These will be the themes of the last presidential debate


Justice Amy Coney Barrett testifies before the Senate Judiciary Committee on day three of her Supreme Court confirmation hearing on Capitol Hill on October 14 in Washington, DC. Anna Moneymaker / Pool / Getty Images

Young Americans from across the country will protest the appointment of Justice Amy Coney Barrett to the steps of the Supreme Court on Saturday, organizers told CNN.

The rally, which organizers call “McConnell v. Justice ”, will show elected officials that young people are determined to hold their elected officials accountable, according to the organizers.

Progressive activists from Alabama, Colorado, California, Florida, Louisiana, Missouri, Michigan, Ohio, Pennsylvania, New York, Texas, Virginia and ‘others are heading to Washington, DC, for the event.

These leaders care about a number of issues, including racial justice, police reform, LGBTQIA rights, the rights of persons with disabilities, access to reproductive rights, immigrant rights, environmental justice and preventing gun violence – which they say is at stake with Barrett’s appointment.

Organizers are also asking the Senate to stop Barrett’s nomination process, demanding that there be “no confirmation before nomination.”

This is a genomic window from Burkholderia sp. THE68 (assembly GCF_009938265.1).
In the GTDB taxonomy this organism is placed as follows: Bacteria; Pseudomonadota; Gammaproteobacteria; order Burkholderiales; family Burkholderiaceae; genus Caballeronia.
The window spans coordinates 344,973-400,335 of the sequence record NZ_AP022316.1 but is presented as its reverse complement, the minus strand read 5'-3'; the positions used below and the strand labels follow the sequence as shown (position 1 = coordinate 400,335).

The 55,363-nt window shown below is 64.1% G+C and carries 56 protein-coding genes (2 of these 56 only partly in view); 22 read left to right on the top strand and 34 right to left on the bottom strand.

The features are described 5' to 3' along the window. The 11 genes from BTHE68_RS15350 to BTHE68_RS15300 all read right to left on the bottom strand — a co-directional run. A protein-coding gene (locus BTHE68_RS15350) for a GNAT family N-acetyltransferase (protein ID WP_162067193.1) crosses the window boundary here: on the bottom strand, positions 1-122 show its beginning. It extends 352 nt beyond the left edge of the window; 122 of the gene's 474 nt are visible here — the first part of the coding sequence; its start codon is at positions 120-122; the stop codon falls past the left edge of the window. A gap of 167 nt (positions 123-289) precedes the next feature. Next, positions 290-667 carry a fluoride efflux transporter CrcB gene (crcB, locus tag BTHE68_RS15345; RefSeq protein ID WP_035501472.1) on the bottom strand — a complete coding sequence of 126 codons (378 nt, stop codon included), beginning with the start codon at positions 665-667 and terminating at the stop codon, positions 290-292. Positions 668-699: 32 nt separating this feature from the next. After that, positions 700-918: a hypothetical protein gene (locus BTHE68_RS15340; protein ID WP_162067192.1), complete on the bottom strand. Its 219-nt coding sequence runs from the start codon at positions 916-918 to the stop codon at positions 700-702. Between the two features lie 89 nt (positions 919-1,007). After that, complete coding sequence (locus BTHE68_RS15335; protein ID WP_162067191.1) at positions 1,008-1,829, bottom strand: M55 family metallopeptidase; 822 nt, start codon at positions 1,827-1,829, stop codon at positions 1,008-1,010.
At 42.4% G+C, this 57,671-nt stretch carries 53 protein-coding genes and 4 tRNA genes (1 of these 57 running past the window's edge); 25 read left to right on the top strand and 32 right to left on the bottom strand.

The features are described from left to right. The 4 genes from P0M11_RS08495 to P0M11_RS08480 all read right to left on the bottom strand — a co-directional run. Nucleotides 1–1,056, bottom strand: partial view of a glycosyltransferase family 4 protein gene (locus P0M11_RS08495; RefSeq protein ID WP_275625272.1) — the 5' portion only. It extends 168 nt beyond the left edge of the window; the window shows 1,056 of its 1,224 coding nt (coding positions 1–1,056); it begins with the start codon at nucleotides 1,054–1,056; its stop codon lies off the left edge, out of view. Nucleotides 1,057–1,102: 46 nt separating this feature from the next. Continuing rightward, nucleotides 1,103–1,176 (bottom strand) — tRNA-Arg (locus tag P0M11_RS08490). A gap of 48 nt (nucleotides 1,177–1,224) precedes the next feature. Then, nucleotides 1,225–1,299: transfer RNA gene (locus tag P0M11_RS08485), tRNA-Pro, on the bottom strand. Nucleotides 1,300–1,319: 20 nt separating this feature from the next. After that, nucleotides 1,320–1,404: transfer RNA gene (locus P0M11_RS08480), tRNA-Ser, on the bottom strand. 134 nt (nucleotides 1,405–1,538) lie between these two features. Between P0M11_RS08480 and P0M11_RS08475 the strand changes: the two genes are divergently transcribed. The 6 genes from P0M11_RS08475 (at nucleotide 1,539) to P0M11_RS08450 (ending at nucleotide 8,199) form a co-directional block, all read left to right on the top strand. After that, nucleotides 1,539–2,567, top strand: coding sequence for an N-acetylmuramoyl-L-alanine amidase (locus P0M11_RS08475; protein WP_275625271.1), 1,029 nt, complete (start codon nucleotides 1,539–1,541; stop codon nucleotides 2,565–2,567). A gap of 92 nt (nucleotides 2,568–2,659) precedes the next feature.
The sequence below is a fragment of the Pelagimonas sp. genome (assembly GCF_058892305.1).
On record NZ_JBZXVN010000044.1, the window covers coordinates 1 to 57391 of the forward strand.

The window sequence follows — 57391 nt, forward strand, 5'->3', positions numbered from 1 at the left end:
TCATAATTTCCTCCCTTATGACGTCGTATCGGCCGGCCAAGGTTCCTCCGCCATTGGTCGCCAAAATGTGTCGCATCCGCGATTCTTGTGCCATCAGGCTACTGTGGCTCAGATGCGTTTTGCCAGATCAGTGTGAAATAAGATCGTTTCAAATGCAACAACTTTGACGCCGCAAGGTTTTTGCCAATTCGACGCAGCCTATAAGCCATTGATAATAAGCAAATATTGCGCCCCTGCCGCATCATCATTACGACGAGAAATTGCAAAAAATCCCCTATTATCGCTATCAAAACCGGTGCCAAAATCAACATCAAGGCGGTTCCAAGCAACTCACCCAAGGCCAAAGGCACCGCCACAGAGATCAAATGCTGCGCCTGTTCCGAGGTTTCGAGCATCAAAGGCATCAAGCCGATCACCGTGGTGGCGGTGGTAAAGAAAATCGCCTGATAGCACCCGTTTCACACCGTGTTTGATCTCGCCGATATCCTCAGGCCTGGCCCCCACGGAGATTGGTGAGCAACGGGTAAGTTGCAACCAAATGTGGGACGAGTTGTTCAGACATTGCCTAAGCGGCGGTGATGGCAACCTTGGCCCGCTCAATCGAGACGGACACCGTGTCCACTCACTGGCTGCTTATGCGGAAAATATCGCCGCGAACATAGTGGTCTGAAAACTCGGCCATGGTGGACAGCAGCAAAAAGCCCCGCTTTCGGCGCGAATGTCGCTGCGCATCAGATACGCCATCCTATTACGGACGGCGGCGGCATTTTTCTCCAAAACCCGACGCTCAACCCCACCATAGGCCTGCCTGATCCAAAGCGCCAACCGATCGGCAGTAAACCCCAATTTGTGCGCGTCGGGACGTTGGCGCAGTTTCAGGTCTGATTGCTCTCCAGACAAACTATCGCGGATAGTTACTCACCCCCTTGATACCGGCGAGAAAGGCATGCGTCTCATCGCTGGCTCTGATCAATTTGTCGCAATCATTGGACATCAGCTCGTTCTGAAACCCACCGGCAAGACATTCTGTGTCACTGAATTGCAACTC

“We have the most at stake in whoever is named and confirmed to the United States Supreme Court,” rally organizers wrote in a press release, noting that young people will be the longest to witness the impact of Barrett becoming a justice if upheld.

The youth-led rally will feature a number of speakers, including: Aalayah Eastmond, a 19-year-old gun violence prevention activist; Mari Copeny, a 13-year-old environmental justice activist who fought for clean water in Flint, Michigan; Rachel Gonzalez, 21, disability justice activist who advocated for the Affordable Care Act; and Ty Hobson-Powell, a 25-year-old leader in the struggle for statehood in Washington.

In addition to guest speakers, youth from across the country are joining the McConnell v. Justice.

Tay Anderson, 22-year-old general manager at the Denver School Board, told CNN he traveled to Washington with 60 young Coloradans between the ages of 13 and 45.

“If we have to go 1,600 miles from Colorado, we will,” Anderson said, adding that many of his party had never been to DC before they arrived on Thursday.

Jonathan Sweeney, 22, from Ohio, told CNN he is joining the McConnell protest against Justice because as a gay he “can’t afford to have Amy Coney Barrett to the Supreme Court “. Sweeney added that as an Ohioan his vote could end up in the hands of the Supreme Court.

Likewise, Deja Foxx, a 20-year-old reproductive rights activist, came from California for the protest.

Foxx told CNN she cast her very first ballot for Biden and Harris before boarding the plane for DC on Friday.

“I protest because I know that when you control your body, you control your future,” Foxx said on Friday, adding that she believed Barrett “posed a serious threat to the choice of my generation and those to come.” she said.

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